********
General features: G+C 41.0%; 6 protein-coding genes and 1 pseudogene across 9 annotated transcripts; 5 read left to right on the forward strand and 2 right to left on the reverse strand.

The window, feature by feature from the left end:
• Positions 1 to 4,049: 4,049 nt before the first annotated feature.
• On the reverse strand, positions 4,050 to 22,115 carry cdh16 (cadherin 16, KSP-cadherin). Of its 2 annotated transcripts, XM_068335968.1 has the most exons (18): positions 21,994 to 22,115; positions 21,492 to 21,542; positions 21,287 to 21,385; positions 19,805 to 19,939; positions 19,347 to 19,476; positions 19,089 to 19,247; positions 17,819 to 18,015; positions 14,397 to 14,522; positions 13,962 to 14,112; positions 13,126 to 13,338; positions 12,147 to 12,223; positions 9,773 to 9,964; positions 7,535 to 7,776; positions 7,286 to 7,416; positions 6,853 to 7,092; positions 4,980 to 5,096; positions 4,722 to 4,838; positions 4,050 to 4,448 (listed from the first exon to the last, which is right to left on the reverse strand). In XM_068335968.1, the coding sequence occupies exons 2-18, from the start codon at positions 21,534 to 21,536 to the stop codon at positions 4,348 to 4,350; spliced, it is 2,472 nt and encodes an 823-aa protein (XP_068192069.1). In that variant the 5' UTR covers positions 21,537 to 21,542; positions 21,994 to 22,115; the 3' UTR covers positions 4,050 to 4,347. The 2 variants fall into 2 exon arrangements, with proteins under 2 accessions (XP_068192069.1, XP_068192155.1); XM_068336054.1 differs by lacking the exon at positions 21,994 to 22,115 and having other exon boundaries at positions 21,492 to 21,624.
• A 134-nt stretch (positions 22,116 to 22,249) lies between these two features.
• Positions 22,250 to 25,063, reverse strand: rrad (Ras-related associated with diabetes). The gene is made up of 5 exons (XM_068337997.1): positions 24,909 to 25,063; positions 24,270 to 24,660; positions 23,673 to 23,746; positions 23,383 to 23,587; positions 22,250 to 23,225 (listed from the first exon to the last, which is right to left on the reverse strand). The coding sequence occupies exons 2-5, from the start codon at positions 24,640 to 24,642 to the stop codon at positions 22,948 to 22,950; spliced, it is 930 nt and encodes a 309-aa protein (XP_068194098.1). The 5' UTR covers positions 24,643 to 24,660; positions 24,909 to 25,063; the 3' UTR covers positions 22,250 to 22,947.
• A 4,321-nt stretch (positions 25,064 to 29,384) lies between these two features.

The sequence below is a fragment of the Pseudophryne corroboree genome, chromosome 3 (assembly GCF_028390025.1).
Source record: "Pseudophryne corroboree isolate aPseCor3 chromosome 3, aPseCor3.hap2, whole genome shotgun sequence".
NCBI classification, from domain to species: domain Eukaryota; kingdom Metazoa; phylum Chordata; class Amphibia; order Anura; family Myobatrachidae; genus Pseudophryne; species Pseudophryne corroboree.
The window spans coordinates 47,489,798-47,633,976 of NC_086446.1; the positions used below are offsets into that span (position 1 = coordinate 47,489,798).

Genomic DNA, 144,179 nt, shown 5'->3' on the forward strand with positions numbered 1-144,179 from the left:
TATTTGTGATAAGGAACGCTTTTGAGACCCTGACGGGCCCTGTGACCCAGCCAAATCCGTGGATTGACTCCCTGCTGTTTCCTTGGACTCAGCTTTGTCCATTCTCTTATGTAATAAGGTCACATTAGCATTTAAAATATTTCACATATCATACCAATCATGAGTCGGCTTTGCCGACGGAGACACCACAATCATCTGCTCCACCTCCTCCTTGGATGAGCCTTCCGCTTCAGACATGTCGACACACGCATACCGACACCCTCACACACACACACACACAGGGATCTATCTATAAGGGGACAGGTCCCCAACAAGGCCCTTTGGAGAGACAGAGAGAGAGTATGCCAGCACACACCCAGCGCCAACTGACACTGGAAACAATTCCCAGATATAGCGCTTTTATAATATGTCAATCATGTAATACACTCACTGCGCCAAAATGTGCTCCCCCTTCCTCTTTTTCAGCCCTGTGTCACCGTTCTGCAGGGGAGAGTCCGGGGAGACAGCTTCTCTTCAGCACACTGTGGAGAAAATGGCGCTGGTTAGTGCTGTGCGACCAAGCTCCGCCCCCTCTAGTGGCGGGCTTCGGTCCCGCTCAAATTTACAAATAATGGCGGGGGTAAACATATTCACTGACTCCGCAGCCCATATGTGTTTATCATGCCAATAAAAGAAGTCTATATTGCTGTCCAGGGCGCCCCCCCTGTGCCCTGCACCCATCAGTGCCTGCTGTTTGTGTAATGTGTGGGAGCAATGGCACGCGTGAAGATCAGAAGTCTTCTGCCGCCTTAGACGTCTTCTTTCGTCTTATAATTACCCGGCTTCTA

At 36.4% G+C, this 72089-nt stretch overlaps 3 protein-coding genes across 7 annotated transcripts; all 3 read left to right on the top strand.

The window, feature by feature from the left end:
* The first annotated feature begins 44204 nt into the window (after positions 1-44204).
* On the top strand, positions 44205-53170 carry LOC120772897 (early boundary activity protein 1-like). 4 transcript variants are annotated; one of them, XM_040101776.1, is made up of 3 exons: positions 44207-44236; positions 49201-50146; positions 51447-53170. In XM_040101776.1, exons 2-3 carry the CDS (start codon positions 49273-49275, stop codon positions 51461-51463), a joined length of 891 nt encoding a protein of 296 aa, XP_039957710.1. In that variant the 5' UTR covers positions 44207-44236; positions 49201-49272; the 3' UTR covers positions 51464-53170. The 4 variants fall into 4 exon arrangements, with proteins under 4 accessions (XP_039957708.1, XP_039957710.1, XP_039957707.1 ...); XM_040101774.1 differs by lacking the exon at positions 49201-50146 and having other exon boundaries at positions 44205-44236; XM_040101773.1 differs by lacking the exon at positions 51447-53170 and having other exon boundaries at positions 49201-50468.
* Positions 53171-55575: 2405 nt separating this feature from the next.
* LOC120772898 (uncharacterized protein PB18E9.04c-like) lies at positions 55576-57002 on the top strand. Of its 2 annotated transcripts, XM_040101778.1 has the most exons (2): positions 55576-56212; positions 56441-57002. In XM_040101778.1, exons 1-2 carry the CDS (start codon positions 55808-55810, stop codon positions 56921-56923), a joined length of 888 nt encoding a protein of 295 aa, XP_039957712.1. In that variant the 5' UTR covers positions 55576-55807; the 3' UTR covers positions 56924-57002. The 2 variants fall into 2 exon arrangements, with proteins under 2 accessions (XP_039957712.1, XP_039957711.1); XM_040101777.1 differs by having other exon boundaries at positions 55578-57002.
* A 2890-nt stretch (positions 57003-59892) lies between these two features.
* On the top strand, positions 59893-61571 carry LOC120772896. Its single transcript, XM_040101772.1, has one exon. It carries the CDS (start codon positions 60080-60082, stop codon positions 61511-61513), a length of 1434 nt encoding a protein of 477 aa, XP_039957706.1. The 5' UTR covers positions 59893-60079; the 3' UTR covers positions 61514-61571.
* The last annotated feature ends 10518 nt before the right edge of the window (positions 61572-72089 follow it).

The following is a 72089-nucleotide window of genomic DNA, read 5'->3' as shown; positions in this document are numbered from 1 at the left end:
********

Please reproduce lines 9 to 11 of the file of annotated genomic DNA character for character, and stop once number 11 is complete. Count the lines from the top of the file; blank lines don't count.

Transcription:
Source record: "Pseudophryne corroboree isolate aPseCor3 chromosome 3, aPseCor3.hap2, whole genome shotgun sequence".
NCBI classification, from domain to species: domain Eukaryota; kingdom Metazoa; phylum Chordata; class Amphibia; order Anura; family Myobatrachidae; genus Pseudophryne; species Pseudophryne corroboree.
The window spans coordinates 47,489,798-47,633,976 of NC_086446.1; the positions used below are offsets into that span (position 1 = coordinate 47,489,798).